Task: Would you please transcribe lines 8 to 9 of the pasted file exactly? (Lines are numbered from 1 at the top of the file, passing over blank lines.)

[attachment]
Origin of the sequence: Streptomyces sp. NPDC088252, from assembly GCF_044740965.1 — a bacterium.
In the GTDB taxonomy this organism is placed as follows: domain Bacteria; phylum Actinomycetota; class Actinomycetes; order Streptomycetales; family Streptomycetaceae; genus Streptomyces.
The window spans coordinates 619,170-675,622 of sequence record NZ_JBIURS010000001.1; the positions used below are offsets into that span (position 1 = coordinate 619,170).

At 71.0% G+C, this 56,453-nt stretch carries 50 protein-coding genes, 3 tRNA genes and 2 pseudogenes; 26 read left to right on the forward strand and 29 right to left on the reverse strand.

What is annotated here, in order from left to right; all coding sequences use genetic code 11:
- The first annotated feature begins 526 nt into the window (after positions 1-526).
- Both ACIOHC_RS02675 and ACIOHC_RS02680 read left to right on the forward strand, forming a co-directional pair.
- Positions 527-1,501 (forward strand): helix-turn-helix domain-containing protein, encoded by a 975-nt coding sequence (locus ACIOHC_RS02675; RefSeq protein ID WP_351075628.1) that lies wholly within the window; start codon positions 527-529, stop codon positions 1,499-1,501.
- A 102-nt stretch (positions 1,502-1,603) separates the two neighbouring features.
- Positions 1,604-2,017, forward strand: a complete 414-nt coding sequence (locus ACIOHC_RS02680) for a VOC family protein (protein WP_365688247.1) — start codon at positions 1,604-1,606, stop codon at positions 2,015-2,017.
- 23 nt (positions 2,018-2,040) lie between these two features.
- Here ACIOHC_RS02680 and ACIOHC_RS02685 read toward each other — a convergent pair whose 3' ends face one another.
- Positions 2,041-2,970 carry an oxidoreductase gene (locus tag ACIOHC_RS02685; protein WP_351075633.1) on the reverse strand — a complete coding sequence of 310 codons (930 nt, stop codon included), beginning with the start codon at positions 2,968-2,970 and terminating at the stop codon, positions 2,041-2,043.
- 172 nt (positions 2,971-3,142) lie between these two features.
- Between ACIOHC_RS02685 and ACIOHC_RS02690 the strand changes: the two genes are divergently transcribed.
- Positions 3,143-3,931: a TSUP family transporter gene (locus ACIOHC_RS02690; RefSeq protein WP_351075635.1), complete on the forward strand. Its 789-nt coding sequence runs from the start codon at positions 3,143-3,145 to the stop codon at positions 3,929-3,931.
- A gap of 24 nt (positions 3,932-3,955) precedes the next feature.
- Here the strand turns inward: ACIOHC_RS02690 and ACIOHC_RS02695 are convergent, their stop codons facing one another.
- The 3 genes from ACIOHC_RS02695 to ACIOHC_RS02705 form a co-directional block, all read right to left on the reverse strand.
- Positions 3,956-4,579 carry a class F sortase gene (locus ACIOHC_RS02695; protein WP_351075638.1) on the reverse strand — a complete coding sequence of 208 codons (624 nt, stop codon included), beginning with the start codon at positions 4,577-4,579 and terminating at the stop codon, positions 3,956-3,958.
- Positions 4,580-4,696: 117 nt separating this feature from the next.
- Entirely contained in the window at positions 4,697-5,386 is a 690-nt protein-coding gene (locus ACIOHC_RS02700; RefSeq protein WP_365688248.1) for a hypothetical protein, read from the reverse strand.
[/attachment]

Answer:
- Positions 527-1,501 (forward strand): helix-turn-helix domain-containing protein, encoded by a 975-nt coding sequence (locus ACIOHC_RS02675; RefSeq protein ID WP_351075628.1) that lies wholly within the window; start codon positions 527-529, stop codon positions 1,499-1,501.
- A 102-nt stretch (positions 1,502-1,603) separates the two neighbouring features.